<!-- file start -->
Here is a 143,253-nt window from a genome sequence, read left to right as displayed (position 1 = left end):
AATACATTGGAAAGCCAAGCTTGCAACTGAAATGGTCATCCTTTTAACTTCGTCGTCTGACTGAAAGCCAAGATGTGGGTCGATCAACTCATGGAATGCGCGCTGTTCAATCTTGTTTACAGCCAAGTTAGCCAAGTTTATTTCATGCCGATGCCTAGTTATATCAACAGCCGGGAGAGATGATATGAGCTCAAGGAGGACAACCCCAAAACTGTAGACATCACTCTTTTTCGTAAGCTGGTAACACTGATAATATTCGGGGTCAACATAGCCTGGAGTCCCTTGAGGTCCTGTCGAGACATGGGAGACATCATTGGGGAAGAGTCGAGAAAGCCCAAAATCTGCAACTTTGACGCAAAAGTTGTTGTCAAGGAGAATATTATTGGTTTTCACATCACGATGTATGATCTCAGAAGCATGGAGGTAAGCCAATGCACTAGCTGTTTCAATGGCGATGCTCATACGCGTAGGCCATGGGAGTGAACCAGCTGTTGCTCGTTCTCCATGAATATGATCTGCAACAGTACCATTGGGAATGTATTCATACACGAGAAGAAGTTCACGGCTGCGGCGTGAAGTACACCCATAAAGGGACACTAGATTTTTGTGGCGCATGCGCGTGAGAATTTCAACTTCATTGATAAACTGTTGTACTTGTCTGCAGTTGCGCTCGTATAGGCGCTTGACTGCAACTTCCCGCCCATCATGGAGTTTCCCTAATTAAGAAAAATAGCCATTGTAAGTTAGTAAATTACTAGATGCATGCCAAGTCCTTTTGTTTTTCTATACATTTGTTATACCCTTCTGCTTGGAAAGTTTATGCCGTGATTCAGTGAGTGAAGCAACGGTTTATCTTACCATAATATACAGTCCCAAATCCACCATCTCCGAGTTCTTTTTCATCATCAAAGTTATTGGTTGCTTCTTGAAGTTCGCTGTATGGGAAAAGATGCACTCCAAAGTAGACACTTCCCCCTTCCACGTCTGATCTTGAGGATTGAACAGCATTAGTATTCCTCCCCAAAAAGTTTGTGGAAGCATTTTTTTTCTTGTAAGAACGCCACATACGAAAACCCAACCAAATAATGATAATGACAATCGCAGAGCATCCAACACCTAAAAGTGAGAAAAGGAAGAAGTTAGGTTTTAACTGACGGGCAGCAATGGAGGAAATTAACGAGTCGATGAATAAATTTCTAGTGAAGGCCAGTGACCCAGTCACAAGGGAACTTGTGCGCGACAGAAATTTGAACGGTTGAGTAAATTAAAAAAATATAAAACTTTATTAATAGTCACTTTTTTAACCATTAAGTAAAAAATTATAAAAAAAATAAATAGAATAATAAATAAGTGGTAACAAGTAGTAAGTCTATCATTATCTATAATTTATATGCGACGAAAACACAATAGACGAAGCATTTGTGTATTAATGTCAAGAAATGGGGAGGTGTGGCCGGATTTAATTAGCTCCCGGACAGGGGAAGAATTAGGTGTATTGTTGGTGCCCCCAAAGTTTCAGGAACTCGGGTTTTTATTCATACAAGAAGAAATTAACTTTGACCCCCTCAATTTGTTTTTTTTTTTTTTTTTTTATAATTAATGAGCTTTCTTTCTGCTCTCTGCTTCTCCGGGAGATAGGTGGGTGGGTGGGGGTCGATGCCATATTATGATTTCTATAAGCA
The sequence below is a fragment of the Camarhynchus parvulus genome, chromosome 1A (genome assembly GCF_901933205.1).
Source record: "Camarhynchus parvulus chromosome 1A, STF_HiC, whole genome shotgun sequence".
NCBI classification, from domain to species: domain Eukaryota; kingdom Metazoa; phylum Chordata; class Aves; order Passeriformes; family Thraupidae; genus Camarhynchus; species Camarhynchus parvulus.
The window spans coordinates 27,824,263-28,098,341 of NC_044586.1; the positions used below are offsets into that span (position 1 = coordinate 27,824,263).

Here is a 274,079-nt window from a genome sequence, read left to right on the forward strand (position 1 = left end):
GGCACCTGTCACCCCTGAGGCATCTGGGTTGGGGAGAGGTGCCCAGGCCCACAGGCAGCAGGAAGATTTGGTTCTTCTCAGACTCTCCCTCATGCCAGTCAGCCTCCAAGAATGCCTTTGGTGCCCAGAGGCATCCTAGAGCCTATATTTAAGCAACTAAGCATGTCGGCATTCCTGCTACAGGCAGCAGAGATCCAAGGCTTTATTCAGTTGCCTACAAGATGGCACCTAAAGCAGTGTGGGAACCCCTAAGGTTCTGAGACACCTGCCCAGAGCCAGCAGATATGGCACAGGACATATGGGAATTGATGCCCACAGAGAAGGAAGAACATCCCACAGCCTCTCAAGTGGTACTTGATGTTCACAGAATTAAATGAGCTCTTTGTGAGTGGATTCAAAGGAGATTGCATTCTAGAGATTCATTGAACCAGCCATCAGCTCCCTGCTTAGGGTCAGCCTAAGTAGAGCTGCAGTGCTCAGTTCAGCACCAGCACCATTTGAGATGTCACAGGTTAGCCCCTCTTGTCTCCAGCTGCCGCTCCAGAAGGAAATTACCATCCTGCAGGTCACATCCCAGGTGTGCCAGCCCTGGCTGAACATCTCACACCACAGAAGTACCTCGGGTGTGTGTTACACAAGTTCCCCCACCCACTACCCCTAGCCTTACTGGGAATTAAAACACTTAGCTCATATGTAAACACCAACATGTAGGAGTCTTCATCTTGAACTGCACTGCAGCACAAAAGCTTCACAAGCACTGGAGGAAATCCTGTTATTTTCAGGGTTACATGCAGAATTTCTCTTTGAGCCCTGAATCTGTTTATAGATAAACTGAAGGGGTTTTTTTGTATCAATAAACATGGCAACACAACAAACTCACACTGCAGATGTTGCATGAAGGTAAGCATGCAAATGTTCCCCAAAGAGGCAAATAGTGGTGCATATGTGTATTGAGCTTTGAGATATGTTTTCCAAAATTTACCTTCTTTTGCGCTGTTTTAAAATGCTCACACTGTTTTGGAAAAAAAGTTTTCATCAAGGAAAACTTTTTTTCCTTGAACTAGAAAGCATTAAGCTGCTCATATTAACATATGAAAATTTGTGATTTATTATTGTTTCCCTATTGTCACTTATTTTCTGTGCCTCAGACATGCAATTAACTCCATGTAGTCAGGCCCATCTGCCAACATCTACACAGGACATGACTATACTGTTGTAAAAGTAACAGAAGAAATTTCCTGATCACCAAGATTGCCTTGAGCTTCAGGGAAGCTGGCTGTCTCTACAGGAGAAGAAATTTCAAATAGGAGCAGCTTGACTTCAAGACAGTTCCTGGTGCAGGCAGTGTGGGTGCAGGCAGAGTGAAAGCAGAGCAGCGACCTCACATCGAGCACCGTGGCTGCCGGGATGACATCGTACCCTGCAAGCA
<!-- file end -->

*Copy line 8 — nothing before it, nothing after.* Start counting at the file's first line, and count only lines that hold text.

GGCACCTGTCACCCCTGAGGCATCTGGGTTGGGGAGAGGTGCCCAGGCCCACAGGCAGCAGGAAGATTTGGTTCTTCTCAGACTCTCCCTCATGCCAGTCAGCCTCCAAGAATGCCTTTGGTGCCCAGAGGCATCCTAGAGCCTATATTTAAGCAACTAAGCATGTCGGCATTCCTGCTACAGGCAGCAGAGATCCAAGGCTTTATTCAGTTGCCTACAAGATGGCACCTAAAGCAGTGTGGGAACCCCTAAGGTTCTGAGACACCTGCCCAGAGCCAGCAGATATGGCACAGGACATATGGGAATTGATGCCCACAGAGAAGGAAGAACATCCCACAGCCTCTCAAGTGGTACTTGATGTTCACAGAATTAAATGAGCTCTTTGTGAGTGGATTCAAAGGAGATTGCATTCTAGAGATTCATTGAACCAGCCATCAGCTCCCTGCTTAGGGTCAGCCTAAGTAGAGCTGCAGTGCTCAGTTCAGCACCAGCACCATTTGAGATGTCACAGGTTAGCCCCTCTTGTCTCCAGCTGCCGCTCCAGAAGGAAATTACCATCCTGCAGGTCACATCCCAGGTGTGCCAGCCCTGGCTGAACATCTCACACCACAGAAGTACCTCGGGTGTGTGTTACACAAGTTCCCCCACCCACTACCCCTAGCCTTACTGGGAATTAAAACACTTAGCTCATATGTAAACACCAACATGTAGGAGTCTTCATCTTGAACTGCACTGCAGCACAAAAGCTTCACAAGCACTGGAGGAAATCCTGTTATTTTCAGGGTTACATGCAGAATTTCTCTTTGAGCCCTGAATCTGTTTATAGATAAACTGAAGGGGTTTTTTTGTATCAATAAACATGGCAACACAACAAACTCACACTGCAGATGTTGCATGAAGGTAAGCATGCAAATGTTCCCCAAAGAGGCAAATAGTGGTGCATATGTGTATTGAGCTTTGAGATATGTTTTCCAAAATTTACCTTCTTTTGCGCTGTTTTAAAATGCTCACACTGTTTTGGAAAAAAAGTTTTCATCAAGGAAAACTTTTTTTCCTTGAACTAGAAAGCATTAAGCTGCTCATATTAACATATGAAAATTTGTGATTTATTATTGTTTCCCTATTGTCACTTATTTTCTGTGCCTCAGACATGCAATTAACTCCATGTAGTCAGGCCCATCTGCCAACATCTACACAGGACATGACTATACTGTTGTAAAAGTAACAGAAGAAATTTCCTGATCACCAAGATTGCCTTGAGCTTCAGGGAAGCTGGCTGTCTCTACAGGAGAAGAAATTTCAAATAGGAGCAGCTTGACTTCAAGACAGTTCCTGGTGCAGGCAGTGTGGGTGCAGGCAGAGTGAAAGCAGAGCAGCGACCTCACATCGAGCACCGTGGCTGCCGGGATGACATCGTACCCTGCAAGCA